[libvirt] [PATCH 4/6] conf: new <hotplug require='yes|no'/> element for hotpluggable devices

Laine Stump laine at laine.org
Mon Aug 8 16:41:48 UTC 2016

On 08/08/2016 04:56 AM, Laine Stump wrote:
> When faced with a guest device that requires a PCI address but doesn't
> have one manually assigned in the config, libvirt has always insisted
> (well... *tried* to insist) on auto-assigning an address that is on a
> PCI controller that supports hotplug. One big problem with this is
> that it prevents automatic use of a Q35 (or aarch64/virt) machine's
> pcie-root (since the PCIe root complex doesn't support hotplug).
> In order to promote simpler domain configs (more devices on pcie-root
> rather than on a pci-bridge), this patch adds a new sub-element to all
> guest devices that have a PCI address and support hotplug:
>    <hotplug require='no'/>
> For devices that have hotplug require='no', we turn off the
> VIR_PCI_CONNECT_HOGPLUGGABLE bit in the devFlags when searching for an
> available PCI address. Since pcie-root now allows standard PCI
> devices, this results in those devices being placed on pcie-root
> rather than pci-bridge.

I've been playing around with this and, by itself, it works very well. 
With this solved, combined with taking advantage of PCIe for virtio when 
available, it's very easy to create q35 domains that have no legacy-PCI 
without needing to resort to manually assigning addresses.

However, there is still another item that we need to be able to 
configure - stating a preference of legacy PCI vs. PCIe when both are 
available for a device (again, the aim is to do this *without* needing 
to manually assign an address). The following devices have this choice:

1) vfio assigned devices
2) virtio devices
3) the nec-xhci USB controller

You might think that it would always be preferable to use PCIe if it's 
available, but especially in these "early days" of using PCIe in guests 
it would be useful to have to ability to *easily* force use of a legacy 
PCI slot in case some PCIe-related bug is encountered (in particular, 
people have pointed out in discussions about vfio device assignment that 
it could be possible for a guest OS to misbehave when presented with a 
device's PCIe configuration block (which hasn't been visible in the past 
because the device was attached to a legacy PCI slot)).

In order maintain functionality while any such bugs are figured out and 
fixed, we need to be able to force the device onto a PCI slot. There are 
two ways of doing this:

1) manually specify the full PCI address of a legacy PCI slot in the config
2) provide an option in the config that simply says "use any PCI slot" 
or "use any PCIe slot".

Assuming that (1) is too cumbersome, we need to come up with a 
reasonable name/location for a config option (providing the backend for 
it will be trivial). Some possible places:

2a) add a new attribute to the <address> element

I don't like this option because that makes it impossible to easily 
force re-addressing of the devices in a domain by simply removing all 
the <address> lines. (Yes, I know that's a non-issue in production, 
especially when there is some other management system (OpenStack, oVirt) 
sitting on top of libvirt. But it is a *big* help for developers who are 
messing around with it).

2b) Add a new attribute to an existing subelement, e.g.  <target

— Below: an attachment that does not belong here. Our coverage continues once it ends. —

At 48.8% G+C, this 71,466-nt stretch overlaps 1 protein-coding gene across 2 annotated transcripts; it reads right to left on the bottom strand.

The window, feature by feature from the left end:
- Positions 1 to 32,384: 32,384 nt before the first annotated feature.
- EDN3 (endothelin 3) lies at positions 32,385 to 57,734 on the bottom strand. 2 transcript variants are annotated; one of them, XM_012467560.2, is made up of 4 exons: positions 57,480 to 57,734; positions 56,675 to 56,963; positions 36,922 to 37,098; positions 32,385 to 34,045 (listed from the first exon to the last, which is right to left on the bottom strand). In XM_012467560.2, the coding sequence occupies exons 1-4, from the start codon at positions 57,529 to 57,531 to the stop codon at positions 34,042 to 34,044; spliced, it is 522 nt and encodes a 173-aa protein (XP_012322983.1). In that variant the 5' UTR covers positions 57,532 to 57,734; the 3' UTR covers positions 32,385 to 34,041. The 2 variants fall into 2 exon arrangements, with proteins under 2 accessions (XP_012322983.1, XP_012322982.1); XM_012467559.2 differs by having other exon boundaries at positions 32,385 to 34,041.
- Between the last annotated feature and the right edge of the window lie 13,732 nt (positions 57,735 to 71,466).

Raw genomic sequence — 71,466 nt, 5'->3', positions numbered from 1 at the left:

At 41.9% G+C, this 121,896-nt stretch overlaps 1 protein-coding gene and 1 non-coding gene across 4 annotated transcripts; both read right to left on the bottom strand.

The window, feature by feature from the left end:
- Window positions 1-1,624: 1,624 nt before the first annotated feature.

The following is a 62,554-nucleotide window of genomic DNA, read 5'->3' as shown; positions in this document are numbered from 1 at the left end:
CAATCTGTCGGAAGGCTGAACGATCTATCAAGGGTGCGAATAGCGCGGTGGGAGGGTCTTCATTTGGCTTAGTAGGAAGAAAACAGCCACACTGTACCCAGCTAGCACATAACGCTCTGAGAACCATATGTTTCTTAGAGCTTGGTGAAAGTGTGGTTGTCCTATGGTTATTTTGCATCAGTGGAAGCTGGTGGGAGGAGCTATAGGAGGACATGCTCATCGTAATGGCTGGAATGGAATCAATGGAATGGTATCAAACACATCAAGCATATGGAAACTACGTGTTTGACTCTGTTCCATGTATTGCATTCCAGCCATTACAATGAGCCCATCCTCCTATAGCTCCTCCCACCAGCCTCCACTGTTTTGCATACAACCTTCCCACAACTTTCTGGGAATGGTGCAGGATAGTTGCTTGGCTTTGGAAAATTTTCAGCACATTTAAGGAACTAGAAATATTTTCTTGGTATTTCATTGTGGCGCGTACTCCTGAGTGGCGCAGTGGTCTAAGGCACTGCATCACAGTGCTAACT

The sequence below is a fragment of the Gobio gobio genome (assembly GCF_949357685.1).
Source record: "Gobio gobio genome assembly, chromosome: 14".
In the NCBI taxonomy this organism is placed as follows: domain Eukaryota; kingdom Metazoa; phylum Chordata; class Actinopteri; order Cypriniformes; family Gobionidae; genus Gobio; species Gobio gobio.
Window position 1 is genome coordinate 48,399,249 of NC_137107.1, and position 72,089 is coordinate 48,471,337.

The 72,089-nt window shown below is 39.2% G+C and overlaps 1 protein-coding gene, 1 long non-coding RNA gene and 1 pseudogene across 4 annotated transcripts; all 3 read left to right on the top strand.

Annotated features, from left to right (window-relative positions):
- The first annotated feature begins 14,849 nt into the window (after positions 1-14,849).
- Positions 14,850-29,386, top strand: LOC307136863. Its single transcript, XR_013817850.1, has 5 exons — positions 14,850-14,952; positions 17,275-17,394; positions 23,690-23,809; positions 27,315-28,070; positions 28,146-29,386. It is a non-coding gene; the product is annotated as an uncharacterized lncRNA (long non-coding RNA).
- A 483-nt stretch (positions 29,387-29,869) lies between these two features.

This makes parsing and formatting cumbersome, because every device type 
has its own code to parse/format its <target> subelement. Also, in the 
case of <interface>, the <target> subelement is being mis-used to hold 
the name *on the host* of the tap device, and it would be confusing to 
see something like this:

      <target dev='vnet1' preferredBus='pci'/>

2c) add a new subelement just for this, e.g. <bus prefer='pci'/> or ???

I don't like this because it adds to the toplevel clutter in the 
devices. XML's hierarchichal structure is useful to organize attributes 
so they are easier to comprehend, and we should take advantage of that 
as much as possible.

2d) Try to find a common subelement that can be used for *all* address 
assignment preferences/restrictions, including hotplug.

This is the option that has prompted my writing this message in response 
to my own patch mail. What it, instead of:

      <hotplug require='no'/>
      <bus prefer='pci'/> (or whatever)

we had something like this?

      <addressPreferences hotplug='no' bus='pci'/>

(*PLEASE* think of a better name!)

In my mind, the choice is between 1 and 2d - if everyone thinks this is 
something only needed during a short transitional stage, maybe (1) is an 
adequate solution. If not, then we should decide now on the name for 
this option, and potentially rename the hotplug option accordingly.

What are your opinions?

(BTW, just to throw another wrench into the works - I think it would 
also be useful to be able to specify a numa node for devices, so that a 
device could be placed on a particular numa node in the guest (i.e. on a 
particular pci[e]-expander-bus or one of its subordinate buses) without 
needing to know the full PCI address. That could be done by specifying 
it the same way it's done in the pci[e]-expander-bus itself:

     <hostdev ....>

or it could be made a part of this new proposed element:

       <addressPreferences hotplug='no' bus='pci' numa='2'/>

This is something that we will want in the long term (not just a 
temporary method of working around potential bugs), so if we're going to 
want it in a separate element rather than in <target>, we'll need to 
consider it *now* in order to avoid giving the wrong name to the new 
hotplug option defined in the parent of this message.)

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